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The relationship between language control and cognitive control in bilingual aphasia*

Published online by Cambridge University Press:  20 May 2015

Department of Speech and Hearing Sciences, Boston University
Department of Speech and Hearing Sciences, Boston University
Address for correspondence: Teresa Gray Speech Language and Hearing Sciences Boston University Sargent College 635 Commonwealth Ave. Boston, MA


This study examines language control deficits in bilingual aphasia in terms of domain specific cognitive control and domain general cognitive control. Thirty Spanish–English controls and ten Spanish–English adults with aphasia completed the flanker task and a word-pair relatedness judgment task. All participants exhibited congruency effects on the flanker task. On the linguistic task, controls did not show the congruency effect on the first level analysis. However, conflict ratios revealed that the control group exhibited significant effects of language control. Additionally, individual patient analysis revealed overall positive and negative effects of language control impairment and a benefit from semantically related word-pairs. Patient data suggest a dissociation between the mechanisms of language control and cognitive control, thus providing evidence for domain specific cognitive control. The influence of language proficiency on speed of translation was also examined. Generally, controls were faster when translating into their dominant language, whereas the patients did not show the same trends.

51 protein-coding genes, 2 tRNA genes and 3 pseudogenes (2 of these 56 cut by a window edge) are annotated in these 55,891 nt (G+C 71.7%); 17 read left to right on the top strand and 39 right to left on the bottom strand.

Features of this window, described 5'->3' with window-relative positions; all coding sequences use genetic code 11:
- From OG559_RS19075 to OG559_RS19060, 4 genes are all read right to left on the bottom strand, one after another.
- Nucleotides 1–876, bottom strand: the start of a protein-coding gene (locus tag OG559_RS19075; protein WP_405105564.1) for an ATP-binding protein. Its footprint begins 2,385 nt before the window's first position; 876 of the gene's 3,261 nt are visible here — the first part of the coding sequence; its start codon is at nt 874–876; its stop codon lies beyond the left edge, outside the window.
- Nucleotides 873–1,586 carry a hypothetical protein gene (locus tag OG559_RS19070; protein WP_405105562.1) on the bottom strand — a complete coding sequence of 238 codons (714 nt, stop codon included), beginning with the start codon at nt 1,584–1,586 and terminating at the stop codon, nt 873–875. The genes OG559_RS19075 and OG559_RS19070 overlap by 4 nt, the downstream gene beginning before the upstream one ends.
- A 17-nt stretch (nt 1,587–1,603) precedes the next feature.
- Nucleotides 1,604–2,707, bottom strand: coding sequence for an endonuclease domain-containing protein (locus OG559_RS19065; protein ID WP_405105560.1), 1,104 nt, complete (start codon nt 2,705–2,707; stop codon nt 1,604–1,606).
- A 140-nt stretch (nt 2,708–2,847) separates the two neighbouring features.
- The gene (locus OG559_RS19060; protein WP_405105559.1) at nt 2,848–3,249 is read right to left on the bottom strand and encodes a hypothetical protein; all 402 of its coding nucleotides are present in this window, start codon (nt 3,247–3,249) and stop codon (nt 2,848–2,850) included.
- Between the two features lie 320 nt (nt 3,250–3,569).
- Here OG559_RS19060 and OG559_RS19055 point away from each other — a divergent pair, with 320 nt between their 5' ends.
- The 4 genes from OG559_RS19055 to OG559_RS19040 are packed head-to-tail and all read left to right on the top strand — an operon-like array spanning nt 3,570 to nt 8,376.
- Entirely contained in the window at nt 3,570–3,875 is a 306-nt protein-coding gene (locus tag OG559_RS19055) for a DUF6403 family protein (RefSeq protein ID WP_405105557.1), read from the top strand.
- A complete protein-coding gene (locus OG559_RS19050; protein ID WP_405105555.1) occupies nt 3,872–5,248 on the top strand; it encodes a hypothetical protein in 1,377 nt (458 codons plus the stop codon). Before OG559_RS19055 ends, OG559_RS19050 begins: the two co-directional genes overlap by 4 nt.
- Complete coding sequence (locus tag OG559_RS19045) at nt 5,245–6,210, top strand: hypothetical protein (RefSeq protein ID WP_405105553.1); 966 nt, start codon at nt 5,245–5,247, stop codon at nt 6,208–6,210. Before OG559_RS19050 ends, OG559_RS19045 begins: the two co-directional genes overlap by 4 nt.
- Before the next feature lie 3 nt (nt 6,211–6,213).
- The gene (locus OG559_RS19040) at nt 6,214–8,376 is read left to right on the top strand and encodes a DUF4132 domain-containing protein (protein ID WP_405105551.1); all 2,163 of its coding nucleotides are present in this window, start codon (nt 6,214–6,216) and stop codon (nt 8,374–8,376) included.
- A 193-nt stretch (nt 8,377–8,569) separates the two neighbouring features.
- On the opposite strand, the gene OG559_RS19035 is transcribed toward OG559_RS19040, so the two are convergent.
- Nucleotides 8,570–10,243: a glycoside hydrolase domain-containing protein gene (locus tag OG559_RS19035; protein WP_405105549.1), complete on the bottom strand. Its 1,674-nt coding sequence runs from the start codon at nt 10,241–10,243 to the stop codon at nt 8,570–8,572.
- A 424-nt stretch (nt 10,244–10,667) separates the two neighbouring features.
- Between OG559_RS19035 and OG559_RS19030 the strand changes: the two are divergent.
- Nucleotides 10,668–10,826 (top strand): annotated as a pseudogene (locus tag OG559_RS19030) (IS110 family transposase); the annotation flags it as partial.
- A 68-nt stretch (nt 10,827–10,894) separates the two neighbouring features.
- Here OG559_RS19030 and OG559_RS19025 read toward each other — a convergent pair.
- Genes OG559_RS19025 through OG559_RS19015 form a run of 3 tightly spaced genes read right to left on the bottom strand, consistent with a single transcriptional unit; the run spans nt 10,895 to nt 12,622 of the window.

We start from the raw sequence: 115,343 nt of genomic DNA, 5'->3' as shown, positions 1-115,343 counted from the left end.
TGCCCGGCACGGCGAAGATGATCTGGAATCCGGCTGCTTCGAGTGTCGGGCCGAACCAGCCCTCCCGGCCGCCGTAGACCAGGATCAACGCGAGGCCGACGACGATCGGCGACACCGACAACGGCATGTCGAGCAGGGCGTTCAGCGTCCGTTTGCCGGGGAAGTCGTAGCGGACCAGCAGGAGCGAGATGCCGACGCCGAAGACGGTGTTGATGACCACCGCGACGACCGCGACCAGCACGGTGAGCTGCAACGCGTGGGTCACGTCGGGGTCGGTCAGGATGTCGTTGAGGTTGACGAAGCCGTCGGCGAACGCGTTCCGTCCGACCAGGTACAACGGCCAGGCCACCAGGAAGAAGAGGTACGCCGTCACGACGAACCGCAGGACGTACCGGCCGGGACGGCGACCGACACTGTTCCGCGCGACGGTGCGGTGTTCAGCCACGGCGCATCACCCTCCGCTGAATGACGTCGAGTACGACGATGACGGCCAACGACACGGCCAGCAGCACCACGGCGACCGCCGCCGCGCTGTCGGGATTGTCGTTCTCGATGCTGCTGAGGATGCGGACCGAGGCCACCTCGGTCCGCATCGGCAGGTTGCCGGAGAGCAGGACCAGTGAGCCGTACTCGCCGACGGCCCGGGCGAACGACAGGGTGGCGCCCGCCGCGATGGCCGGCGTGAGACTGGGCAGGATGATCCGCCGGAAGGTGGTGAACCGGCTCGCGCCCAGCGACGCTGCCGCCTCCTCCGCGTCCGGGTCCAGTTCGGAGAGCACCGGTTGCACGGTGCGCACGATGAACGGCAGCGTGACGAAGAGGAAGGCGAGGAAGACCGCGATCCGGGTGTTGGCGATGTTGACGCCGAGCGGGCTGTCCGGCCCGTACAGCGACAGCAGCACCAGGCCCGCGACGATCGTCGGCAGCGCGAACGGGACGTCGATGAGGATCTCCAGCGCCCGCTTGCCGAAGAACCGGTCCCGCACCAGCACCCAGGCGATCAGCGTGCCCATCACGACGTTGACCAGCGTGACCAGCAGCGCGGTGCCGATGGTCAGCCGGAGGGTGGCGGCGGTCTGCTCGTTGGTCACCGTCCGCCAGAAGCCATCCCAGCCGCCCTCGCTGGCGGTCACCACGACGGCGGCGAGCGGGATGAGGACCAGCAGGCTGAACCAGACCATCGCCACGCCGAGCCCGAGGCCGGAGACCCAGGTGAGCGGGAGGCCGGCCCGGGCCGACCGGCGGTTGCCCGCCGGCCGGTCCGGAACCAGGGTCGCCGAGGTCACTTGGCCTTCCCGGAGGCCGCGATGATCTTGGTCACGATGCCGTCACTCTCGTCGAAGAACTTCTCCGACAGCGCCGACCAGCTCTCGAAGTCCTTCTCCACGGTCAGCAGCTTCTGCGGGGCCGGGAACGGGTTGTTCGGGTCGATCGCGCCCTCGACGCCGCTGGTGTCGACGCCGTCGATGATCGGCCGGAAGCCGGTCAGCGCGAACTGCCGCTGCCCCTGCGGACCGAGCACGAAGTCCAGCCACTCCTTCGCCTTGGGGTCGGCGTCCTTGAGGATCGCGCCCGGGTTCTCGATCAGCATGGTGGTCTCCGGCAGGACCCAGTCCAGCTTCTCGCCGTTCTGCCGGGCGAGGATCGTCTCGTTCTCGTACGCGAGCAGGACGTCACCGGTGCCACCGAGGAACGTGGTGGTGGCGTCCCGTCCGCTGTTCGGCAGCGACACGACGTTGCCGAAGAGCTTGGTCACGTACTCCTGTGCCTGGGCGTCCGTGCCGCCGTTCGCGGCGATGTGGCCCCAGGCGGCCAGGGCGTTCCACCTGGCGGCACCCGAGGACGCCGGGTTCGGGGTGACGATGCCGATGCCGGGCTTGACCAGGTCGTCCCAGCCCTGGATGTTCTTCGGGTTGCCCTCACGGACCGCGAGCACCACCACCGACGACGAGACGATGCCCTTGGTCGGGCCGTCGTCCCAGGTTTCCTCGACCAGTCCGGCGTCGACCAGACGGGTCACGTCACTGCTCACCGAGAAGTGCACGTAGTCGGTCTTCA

Research Article
Copyright © Cambridge University Press 2015 

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We would like to thank all participants for their time and effort to complete the study. We also thank the members of the Aphasia Research Laboratory for their intellectual input.


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